Out in the hinterlands, calls for consolidation are undercut when Memphis city government can’t even manage to get the basics right, such as enforcing panhandling laws in downtown Memphis.
We’ve not written lately about the ever-present and ever-aggravating panhandling plague in downtown Memphis, because downtown resident and veteran blogger Paul Ryburn has been doing such an impressive job of reporting on the dimensions of this problem and creating a network of people reporting on the most grievous offenders.
Best of all, Mr. Ryburn has demolished the nagging notion that the problems really aren’t that bad and don’t really have any consequences for downtown Memphis.
As a result of the Ryburn campaign, the examples continue to pile up – parking lot scams where panhandlers pose as attendants to take money, the parking lot attendant who curses and excretes anti-gay screed at passers-by and the convention-goers who’ll take Memphis off their list because of problems including in-your-face, intimidating panhandling and public urination.
It’s strange. No matter how many new police officers are hired, no matter how many new crime-fighting programs are started and no matter how assertive the political rhetoric is, city government seems incapable of just enforcing the laws on the books that are designed to protect downtown quality of life.
The price of indifference is steep. It produces a downtown made inhospitable to residents, workers and tourists. We tried to be philosophical this year, but it’s just too hard when the problem often takes up residence on our front steps and we have on occasion had the pleasure of even cleaning up human feces.
The FAQ’s on the Center City Commission website clarifies behavior that is illegal — when profanity or abusive language is used to ask for money or in response to a refusal for money; when begging is done in a group of two or more people; when it is perceived as a threat; when done in a way that is intimidating or obstructs walkers or cars; when someone is touched by a panhandler; and when false or misleading solicitations are used.
There’s nothing mentioned about feces, but we assume that’s at least a health department violation.
To set the record straight, this is not a problem with homeless people. The majority of them, probably less than five percent according to research, panhandle. Rather, it is an attack on behavior of a few who devalue and demean the common space that we collectively share.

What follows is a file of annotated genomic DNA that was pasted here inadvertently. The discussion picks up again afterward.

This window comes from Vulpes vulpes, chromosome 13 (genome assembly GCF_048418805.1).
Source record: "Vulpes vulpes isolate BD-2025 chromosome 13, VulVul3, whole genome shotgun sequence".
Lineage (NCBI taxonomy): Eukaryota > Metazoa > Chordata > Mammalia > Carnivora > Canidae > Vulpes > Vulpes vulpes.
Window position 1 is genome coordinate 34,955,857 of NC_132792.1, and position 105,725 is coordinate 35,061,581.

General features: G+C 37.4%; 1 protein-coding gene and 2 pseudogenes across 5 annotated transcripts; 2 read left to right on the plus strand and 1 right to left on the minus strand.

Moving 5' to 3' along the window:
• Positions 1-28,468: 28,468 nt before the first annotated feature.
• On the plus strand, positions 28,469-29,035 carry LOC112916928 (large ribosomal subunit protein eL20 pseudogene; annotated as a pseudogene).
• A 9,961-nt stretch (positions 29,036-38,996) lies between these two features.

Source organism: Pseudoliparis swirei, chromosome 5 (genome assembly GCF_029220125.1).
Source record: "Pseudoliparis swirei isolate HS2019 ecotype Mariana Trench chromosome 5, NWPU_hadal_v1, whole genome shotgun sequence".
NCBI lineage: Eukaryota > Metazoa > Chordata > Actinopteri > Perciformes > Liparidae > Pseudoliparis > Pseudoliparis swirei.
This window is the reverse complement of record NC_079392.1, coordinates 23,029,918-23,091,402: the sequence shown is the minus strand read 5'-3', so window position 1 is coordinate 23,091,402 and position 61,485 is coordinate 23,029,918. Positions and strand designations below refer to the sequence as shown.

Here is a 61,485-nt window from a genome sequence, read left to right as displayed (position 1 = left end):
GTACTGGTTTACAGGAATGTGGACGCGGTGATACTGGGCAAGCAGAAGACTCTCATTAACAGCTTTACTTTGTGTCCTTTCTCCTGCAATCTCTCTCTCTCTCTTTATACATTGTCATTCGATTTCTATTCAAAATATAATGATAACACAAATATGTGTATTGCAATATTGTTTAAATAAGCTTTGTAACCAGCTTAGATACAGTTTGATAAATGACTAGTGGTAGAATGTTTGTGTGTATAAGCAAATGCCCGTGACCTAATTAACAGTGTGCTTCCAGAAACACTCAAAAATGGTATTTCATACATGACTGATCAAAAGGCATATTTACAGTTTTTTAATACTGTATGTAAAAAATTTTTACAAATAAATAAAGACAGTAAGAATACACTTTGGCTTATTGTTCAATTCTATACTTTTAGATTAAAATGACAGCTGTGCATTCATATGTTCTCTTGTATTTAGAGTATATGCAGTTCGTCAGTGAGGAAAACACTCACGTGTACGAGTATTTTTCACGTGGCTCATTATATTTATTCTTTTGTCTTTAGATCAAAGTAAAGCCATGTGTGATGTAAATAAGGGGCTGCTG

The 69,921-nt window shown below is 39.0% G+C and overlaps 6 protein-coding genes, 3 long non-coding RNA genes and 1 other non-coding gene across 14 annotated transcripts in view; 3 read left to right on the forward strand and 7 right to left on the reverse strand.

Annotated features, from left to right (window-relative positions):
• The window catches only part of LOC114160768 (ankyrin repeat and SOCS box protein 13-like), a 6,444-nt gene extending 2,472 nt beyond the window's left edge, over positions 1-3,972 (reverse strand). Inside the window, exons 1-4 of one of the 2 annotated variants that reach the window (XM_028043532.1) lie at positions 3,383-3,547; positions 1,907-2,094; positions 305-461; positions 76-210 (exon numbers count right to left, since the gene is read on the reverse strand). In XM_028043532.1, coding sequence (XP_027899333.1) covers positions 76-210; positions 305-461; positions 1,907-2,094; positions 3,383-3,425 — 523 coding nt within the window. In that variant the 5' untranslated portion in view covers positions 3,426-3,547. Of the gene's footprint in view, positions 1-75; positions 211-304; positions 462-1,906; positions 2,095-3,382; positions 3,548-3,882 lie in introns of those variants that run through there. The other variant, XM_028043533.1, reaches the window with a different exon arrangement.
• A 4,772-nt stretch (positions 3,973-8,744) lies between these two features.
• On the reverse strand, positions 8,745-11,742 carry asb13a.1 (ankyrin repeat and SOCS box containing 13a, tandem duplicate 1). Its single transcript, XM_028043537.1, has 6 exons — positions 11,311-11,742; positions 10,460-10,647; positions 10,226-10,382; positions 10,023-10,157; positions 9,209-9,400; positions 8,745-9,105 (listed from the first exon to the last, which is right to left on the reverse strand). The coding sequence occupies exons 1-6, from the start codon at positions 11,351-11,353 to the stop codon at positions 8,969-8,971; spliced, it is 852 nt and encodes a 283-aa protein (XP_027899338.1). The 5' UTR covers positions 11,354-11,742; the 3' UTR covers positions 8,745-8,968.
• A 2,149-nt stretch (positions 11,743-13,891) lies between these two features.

Other cities are making progress. This week, the Nashville City Council passed a law prohibiting aggressive panhandling. It makes it illegal to panhandle after dark or near ATM’s, sidewalk cafes, business entrances, bus stops or schools.
Of course, as we’ve learned in Memphis, a law on the books means absolutely nothing unless the police department plans to enforce it. Nashville is lucky. There, the police chief has been pushing for the law and promised a crackdown on panhandling as a priority of his department.
Meanwhile, Cincinnati conducted a quarterly census, passed laws against panhandling and removes camp sites; and other cities actively addressing this public nuisance include Little Rock, Atlanta (on which the Nashville law was modeled), Austin, Orlando, Los Angeles, Washington, Miami Beach and Las Vegas.
Protect And Serve
Because of our apathetic police department, the Center City Commission finally had to step in recently with plans for a pilot program that will hire four security officers who will patrol downtown looking for quality of life violations. We’d hope that MPD would be so ashamed that it finally gets serious, but we wouldn’t bet on it.
As we’ve written before, it’s a serious indictment of city government that an agency like Center City Commission has to step in and provide the kinds of services that would seem to be the normal expectations of downtown citizens who pay their city taxes for what seems like a basic service.
Of course, the Center City Commission is already experienced in standing in for city government and shouldering its responsibilities. A few years ago, it was determined that downtown Memphis needed $100 million in its infrastructure – sidewalks, alleys, streets and streetscape.
So how much was city government willing to invest in the downtown that so often is part of elected officials’ bragging rights? Nothing. And faced with the widening problems, the Center City Commission paid for $5 million in its own bonds to at least get started on the work.
As for the panhandling paradise that is Memphis, the word is out. Our city is widely known as the place to be, because of the lack of enforcement and the anything goes attitude.
In fact, a few weeks ago, we eve made the Dr. Phil television show. The subject was hobos who live along the river. It featured one man who abandoned his family and now lives along the riverbanks, begging for a living. The film showed his solitary figure walking over a bridge – the Auction Street bridge.
The show spotlighted his festive party with his fellow bums. The location: downtown Memphis. It was hardly the publicity that’ll attract visitors to Memphis.
If all politics is local, then surely it is true that all government is personal. For us, that personal government should start by upgrading the downtown experience by eliminating our ubiquitous panhandlers.